- Rain Design iLevel2 - I use this stand at my desk and it’s pretty nice. It’s obviously not as mobile, but it looks good and is cheaper than the Roost. My only complaint is that even at the maximum setting, the laptop doesn’t reach eye level. For me, this is not the end of the world since I use it to complement my external monitor. However, if it’s your main screen and you are my height or taller, I’d consider a different option.
And then there’s the third option, which I used at hotel rooms while traveling prior to purchasing the Roost stand - a stack of books/drawers/pillows. It’s not the most elegant or sophisticated, but it costs $0, you don’t have to wait for shipping, and finally - it’s your home office, so no co-worker can judge you on your low-tech frugal setup.
3. External Mouse and Keyboard
Using a laptop stand pretty much forces you to use an external mouse and keyboard, otherwise your forearms and wrists will end up at a really weird angle that will cause more harm than using the laptop on a desk. Of course, an ergonomic set is better, but most of us probably have a mouse and keyboard lying around somewhere. If not, a simple wired or even wireless mouse and keyboard combo can be purchased for $20 or less.
The mouse I use for travel is a very simple HP mouse that I bought eight years ago while living in France. I picked it up at a local tech store for about 5€. There’s nothing fancy about it other than the fact that it’s the perfect size to just stick in a bag and not take up a lot of space.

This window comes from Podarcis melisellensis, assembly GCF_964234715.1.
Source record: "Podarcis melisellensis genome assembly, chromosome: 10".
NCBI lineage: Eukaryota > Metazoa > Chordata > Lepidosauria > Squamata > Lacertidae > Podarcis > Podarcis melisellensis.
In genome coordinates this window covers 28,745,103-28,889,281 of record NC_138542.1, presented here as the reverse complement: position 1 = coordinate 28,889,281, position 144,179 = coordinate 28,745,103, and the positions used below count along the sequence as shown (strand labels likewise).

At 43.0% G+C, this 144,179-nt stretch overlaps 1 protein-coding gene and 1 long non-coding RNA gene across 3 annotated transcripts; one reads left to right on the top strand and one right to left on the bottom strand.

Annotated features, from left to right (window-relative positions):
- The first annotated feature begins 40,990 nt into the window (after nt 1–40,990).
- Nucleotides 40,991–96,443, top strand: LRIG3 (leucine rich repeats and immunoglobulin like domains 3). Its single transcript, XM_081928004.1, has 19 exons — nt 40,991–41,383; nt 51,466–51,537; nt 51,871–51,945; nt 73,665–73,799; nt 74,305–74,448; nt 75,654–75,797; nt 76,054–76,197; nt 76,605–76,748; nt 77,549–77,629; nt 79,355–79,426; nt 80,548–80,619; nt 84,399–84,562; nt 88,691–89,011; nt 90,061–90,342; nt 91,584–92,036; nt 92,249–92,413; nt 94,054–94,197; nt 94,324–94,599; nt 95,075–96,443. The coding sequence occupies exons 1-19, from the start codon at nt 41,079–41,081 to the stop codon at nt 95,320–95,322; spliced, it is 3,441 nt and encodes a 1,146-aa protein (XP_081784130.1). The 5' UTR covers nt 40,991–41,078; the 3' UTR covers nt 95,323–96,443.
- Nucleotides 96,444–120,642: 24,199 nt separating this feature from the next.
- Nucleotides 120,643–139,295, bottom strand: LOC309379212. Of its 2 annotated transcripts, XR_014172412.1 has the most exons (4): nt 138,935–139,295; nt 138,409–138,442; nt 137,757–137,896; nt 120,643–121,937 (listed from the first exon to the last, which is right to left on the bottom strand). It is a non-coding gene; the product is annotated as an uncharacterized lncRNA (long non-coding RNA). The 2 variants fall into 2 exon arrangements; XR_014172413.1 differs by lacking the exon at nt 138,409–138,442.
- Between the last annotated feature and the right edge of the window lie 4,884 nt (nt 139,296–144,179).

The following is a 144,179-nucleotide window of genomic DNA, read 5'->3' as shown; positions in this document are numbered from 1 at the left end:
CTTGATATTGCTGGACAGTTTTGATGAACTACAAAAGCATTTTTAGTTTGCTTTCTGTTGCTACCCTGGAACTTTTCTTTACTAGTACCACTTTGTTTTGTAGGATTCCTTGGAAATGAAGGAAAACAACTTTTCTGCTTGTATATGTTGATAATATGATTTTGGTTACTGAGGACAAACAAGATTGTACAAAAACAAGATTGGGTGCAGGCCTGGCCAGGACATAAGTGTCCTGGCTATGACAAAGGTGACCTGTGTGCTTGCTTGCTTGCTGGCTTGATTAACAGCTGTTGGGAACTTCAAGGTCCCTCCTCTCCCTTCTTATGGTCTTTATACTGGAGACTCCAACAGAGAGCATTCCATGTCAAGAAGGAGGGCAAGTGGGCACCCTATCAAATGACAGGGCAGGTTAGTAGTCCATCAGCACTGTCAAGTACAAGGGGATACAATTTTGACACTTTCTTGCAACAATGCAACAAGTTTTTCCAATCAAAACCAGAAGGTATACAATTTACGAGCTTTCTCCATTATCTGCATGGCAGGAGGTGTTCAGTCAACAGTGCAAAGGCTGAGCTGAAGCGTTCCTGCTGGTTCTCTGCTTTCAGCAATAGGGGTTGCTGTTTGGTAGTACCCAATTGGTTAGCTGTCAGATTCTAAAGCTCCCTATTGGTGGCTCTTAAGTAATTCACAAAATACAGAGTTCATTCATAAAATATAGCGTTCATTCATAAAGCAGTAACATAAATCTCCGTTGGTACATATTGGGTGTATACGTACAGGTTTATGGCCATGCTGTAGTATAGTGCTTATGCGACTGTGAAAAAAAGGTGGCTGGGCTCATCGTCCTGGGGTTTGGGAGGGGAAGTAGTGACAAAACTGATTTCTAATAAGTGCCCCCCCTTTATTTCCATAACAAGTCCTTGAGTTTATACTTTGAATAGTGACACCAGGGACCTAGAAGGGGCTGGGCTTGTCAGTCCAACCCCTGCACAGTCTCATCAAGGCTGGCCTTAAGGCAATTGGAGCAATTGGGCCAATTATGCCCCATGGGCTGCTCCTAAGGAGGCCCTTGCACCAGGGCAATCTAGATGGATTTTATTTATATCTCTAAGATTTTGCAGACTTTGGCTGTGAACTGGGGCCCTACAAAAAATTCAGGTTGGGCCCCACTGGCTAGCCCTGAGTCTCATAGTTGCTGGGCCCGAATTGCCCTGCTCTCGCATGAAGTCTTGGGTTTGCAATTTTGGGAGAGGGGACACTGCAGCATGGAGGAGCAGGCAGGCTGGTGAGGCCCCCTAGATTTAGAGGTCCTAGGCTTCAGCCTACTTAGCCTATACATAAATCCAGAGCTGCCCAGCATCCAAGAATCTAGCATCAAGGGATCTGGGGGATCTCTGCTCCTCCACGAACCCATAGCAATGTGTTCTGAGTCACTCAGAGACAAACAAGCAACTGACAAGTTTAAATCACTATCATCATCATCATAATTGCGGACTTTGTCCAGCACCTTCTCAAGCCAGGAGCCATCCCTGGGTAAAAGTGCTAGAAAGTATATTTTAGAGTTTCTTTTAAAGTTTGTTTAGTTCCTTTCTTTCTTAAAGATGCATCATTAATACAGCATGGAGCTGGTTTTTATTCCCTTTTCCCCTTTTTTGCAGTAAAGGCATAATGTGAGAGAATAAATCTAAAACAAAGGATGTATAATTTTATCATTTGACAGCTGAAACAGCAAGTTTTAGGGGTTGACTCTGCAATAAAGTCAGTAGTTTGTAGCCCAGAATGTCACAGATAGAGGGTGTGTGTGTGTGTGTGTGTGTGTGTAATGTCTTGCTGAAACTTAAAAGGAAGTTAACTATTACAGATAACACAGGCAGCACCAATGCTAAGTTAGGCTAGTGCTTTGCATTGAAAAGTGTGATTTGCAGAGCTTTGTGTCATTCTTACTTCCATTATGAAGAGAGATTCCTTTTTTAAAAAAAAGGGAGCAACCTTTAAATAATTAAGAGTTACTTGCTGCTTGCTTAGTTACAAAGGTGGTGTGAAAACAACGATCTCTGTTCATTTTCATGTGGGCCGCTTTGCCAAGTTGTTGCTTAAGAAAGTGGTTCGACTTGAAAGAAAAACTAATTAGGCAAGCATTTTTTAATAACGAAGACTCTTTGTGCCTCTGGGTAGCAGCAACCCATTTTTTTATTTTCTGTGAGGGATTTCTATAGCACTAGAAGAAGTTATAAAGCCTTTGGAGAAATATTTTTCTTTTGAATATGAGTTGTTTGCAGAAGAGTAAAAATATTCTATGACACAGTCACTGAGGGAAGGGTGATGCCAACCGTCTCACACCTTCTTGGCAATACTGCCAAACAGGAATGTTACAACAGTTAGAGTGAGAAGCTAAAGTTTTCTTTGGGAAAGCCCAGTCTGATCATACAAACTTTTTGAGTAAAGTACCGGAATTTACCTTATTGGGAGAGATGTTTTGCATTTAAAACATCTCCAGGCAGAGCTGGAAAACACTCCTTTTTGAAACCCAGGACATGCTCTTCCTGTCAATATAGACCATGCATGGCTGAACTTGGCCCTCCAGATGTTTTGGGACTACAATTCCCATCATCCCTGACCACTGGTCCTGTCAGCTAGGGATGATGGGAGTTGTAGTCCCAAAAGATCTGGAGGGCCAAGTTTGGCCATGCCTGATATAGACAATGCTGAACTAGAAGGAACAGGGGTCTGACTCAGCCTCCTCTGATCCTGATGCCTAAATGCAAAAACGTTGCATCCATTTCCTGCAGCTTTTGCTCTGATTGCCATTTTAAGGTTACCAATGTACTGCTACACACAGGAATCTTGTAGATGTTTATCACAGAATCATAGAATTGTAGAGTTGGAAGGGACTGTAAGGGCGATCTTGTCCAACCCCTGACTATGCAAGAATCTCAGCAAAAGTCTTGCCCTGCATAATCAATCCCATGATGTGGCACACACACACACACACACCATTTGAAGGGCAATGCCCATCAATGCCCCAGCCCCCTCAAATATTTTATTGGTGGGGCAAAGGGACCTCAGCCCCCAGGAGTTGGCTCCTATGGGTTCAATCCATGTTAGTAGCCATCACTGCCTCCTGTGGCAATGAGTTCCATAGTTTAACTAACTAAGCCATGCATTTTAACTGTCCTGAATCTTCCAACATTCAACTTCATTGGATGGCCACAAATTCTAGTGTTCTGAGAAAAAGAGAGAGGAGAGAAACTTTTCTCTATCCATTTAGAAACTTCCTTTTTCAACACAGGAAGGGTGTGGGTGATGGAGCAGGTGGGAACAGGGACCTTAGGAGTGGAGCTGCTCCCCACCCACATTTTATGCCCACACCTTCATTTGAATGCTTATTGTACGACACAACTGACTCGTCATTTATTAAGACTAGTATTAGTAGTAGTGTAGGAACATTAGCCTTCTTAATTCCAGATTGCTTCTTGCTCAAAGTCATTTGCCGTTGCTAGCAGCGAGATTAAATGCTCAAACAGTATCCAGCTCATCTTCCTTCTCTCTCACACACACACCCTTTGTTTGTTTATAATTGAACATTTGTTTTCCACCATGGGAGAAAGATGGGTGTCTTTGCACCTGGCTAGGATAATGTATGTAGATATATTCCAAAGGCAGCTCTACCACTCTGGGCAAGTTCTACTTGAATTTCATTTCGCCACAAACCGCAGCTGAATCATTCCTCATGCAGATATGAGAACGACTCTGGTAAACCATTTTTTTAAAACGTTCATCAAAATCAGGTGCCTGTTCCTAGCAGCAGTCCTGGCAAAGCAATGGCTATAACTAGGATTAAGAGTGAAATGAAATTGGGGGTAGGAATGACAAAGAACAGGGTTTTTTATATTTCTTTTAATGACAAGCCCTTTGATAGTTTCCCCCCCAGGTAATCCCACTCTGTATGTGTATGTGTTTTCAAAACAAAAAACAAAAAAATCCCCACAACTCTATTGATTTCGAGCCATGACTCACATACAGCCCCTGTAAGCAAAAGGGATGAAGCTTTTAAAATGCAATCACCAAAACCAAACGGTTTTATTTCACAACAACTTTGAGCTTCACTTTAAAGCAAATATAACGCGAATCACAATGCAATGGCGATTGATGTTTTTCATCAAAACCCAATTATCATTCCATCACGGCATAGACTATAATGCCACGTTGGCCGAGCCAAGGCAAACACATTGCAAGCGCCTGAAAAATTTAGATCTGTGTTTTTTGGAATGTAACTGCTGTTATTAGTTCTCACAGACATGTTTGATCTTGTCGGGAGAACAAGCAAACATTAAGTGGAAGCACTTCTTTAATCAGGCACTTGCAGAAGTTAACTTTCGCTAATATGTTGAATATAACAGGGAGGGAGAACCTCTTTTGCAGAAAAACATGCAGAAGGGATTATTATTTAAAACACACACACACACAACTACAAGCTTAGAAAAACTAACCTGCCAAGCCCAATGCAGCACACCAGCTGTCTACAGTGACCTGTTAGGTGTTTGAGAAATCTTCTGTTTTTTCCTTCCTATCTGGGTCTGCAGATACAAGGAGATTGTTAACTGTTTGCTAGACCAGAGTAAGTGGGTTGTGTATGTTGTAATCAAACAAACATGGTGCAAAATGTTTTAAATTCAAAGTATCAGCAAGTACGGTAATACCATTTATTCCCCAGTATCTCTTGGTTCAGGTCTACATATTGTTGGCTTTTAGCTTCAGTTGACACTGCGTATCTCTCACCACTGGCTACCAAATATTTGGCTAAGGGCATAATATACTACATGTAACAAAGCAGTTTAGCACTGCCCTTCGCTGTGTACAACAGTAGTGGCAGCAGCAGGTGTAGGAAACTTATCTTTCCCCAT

The keyboard I have is a Bluetooth keyboard by iClever. It is an ergonomic portable keyboard, which is a really hard thing to find. It can connect to up to three devices and works with Windows, Mac, iOS and Android. Plus, when folded it takes only a little more space than my iPhone X:
4. Headsets (Optional)
These are not a must but will make your working from home experience a lot easier.
- Headset with noise cancelling microphone - Even though you’re at home, noise can still be an issue. My previous apartment was on a main street not far from a hospital. At least five times a day, police cars, ambulances and fire trucks would pass next to my building with sirens blazing. I got used to it very quickly, but it did tend to startle people on conference calls and make them think I was living in a war zone. After using the basic iPhone headset for several years, I purchased the Plantronics 5200 following a recommendation from one of my customers. It’s designed to be a travel headset, but I use it all the time as my main headset. It integrates with Zoom, Teams and Skype, plus the noise cancellation technology on the microphone is excellent. I have had calls while walking down a windy and busy Chicago street and those on the call had no problems hearing me.
- Noise cancelling headphones - As mentioned, the noise at home can be a real distraction, especially if you do not live alone. I use over-the-ear Bluetooth headphones that I picked up from Amazon for $40 two years ago. They don’t have active noise cancellation, but they tune out enough noise for me to focus and still hear if someone calls to me from the other room.
In conclusion, for very little effort and potentially little (to no) cost, you can greatly improve your working from home experience. If you have any ideas for ways to improve your temporary home/mobile office, would like to share your setup, or have any feedback, please comment or send me an email.
Disclaimer: this post was not sponsored by any of the mentioned products. I am simply sharing my own opinions and experiences.